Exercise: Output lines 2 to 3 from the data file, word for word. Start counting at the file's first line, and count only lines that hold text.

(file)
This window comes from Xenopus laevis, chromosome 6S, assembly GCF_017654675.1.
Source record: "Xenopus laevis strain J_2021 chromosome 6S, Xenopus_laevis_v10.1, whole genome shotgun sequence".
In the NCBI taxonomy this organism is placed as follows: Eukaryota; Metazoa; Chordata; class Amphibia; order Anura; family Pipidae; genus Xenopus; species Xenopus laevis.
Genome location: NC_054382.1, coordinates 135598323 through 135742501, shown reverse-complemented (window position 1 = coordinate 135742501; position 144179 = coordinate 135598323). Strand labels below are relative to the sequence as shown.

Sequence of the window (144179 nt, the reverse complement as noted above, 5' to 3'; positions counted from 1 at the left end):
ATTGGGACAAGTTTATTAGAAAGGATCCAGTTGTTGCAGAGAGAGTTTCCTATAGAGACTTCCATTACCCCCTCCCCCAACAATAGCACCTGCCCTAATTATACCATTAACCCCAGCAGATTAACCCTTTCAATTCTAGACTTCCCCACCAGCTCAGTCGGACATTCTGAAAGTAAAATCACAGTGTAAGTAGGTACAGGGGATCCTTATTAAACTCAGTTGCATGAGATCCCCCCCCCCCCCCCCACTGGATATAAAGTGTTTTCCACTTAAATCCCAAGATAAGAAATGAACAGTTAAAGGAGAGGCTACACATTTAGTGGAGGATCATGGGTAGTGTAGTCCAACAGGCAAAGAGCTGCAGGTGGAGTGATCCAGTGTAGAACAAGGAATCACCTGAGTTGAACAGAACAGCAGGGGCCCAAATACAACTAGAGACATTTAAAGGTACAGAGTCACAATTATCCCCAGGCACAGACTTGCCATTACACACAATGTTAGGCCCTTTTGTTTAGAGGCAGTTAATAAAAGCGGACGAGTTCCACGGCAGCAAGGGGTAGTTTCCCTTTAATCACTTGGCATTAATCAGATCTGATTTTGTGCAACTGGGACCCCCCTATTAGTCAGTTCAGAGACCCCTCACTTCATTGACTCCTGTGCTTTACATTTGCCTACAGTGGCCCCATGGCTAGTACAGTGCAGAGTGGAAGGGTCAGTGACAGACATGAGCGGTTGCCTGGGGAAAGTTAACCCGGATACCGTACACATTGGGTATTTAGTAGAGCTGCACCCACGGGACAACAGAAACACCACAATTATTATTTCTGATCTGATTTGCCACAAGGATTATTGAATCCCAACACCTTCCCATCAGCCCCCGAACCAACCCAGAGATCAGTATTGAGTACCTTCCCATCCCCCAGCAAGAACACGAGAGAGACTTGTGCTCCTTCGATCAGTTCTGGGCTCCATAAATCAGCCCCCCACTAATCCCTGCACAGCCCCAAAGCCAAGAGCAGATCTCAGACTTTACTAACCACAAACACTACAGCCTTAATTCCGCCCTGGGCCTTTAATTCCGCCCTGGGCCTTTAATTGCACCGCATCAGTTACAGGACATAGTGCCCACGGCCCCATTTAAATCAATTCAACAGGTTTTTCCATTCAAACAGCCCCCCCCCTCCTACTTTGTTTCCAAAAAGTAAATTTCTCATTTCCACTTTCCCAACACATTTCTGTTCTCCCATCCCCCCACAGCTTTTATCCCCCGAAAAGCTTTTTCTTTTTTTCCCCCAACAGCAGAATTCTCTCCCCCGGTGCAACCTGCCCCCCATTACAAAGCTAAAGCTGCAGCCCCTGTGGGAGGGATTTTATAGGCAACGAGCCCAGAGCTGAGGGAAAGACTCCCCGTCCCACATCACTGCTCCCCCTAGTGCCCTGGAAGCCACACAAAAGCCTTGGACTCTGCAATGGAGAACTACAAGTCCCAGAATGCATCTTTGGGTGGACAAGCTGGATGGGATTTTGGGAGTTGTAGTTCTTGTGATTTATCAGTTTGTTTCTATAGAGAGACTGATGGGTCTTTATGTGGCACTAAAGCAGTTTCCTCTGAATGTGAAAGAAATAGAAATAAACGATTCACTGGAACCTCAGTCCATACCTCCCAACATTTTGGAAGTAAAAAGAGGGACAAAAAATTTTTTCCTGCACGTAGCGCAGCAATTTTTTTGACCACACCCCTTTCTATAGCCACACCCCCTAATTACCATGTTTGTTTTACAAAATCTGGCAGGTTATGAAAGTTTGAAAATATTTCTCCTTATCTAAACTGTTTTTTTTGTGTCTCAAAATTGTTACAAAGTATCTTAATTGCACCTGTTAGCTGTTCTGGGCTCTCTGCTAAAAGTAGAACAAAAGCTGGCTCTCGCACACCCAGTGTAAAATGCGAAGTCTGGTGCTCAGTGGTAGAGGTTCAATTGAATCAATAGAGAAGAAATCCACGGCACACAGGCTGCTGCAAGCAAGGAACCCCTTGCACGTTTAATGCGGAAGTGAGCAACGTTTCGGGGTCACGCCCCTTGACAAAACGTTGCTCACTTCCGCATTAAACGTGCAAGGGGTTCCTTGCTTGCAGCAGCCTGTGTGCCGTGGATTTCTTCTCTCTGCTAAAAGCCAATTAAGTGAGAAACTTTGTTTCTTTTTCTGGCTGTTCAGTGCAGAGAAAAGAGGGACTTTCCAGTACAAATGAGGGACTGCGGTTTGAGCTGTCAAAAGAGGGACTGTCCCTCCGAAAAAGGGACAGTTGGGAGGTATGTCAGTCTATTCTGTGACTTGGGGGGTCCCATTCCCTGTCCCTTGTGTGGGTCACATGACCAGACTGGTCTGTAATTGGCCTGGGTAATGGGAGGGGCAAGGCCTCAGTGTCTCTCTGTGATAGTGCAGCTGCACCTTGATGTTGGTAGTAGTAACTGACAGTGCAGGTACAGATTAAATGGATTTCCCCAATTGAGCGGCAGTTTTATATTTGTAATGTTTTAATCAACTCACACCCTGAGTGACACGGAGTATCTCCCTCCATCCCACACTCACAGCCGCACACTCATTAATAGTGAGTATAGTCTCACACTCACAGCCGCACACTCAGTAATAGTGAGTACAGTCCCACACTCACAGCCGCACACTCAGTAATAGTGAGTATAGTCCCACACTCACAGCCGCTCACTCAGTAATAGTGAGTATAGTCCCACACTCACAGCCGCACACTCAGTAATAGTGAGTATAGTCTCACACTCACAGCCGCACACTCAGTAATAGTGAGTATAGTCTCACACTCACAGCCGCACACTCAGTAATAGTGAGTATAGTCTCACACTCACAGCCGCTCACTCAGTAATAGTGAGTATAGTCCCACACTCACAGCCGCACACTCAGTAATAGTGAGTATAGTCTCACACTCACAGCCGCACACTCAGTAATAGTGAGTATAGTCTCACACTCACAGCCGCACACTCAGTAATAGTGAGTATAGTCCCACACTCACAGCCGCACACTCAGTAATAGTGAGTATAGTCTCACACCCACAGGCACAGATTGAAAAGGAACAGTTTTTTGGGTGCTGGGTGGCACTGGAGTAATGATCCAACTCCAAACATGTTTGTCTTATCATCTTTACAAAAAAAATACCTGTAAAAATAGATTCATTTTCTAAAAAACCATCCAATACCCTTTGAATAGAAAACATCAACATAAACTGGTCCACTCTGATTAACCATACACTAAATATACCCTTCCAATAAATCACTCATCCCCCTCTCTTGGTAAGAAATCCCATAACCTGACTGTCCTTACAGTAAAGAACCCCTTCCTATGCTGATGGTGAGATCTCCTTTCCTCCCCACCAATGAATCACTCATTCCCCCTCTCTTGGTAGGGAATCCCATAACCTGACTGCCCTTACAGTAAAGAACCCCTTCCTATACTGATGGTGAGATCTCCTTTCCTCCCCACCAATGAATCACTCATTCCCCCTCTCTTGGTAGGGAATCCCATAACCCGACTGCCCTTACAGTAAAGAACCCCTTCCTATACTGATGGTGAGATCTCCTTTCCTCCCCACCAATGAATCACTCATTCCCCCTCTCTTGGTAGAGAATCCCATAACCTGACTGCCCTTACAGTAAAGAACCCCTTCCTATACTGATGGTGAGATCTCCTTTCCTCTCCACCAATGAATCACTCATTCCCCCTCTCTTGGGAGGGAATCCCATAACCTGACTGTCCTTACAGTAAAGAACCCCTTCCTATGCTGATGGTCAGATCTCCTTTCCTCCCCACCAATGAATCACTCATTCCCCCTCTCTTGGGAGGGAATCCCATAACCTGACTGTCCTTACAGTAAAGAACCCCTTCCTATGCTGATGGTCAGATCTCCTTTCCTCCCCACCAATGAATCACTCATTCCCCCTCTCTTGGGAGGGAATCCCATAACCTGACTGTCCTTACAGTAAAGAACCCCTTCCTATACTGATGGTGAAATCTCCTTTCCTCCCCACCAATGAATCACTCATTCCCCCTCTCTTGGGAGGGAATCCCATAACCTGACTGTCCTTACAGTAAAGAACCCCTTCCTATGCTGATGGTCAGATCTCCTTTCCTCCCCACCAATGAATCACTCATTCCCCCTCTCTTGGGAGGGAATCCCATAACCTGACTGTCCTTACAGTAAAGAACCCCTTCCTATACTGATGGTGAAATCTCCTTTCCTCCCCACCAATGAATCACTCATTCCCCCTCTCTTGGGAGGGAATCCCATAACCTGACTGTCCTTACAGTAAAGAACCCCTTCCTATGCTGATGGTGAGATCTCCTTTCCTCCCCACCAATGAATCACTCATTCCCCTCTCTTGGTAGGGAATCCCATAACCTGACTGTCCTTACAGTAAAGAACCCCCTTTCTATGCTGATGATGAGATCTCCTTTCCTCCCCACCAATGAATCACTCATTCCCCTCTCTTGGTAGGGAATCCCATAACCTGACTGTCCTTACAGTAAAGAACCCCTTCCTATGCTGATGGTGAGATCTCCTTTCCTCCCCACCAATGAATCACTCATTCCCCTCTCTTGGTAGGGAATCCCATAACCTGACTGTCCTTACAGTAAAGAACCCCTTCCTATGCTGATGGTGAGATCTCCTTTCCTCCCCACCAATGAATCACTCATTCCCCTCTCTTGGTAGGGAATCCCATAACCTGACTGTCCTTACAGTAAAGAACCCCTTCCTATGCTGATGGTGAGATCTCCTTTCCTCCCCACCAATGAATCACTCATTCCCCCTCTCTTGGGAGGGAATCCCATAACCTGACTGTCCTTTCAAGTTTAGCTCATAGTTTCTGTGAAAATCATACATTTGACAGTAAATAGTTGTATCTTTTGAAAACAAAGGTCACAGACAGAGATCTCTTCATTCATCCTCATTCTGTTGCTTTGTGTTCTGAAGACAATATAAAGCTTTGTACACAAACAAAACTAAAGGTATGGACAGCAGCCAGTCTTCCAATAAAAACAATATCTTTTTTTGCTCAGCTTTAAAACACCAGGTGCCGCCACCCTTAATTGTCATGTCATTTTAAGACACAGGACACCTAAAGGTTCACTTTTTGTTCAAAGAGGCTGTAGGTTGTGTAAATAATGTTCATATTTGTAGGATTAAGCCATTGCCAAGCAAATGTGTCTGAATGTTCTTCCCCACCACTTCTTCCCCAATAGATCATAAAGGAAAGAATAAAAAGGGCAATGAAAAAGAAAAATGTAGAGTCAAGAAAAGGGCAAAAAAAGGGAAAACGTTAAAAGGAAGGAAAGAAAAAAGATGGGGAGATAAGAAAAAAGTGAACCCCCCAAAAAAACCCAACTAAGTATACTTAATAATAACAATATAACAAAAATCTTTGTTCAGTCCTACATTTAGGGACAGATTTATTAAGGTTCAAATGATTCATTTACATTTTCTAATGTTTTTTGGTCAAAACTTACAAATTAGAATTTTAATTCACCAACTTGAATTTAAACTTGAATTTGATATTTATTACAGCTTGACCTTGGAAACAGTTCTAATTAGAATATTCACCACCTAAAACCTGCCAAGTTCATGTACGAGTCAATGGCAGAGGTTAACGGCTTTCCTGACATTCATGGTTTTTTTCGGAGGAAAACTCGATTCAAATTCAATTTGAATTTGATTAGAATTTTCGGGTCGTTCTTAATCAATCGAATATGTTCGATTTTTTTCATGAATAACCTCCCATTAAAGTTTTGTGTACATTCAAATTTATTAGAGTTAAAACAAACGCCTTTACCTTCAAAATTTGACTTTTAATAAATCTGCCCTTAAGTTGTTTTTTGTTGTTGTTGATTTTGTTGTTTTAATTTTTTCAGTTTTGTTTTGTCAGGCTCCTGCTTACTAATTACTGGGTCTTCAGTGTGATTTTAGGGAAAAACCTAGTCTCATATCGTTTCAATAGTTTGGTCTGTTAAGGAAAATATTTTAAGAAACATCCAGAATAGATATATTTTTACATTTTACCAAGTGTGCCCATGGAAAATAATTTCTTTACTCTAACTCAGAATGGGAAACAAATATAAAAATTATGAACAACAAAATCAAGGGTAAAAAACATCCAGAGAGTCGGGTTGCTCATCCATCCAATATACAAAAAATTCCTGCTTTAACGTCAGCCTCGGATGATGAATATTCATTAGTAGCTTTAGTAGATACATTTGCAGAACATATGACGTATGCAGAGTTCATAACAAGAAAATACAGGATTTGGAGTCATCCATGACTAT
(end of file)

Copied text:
Source record: "Xenopus laevis strain J_2021 chromosome 6S, Xenopus_laevis_v10.1, whole genome shotgun sequence".
In the NCBI taxonomy this organism is placed as follows: Eukaryota; Metazoa; Chordata; class Amphibia; order Anura; family Pipidae; genus Xenopus; species Xenopus laevis.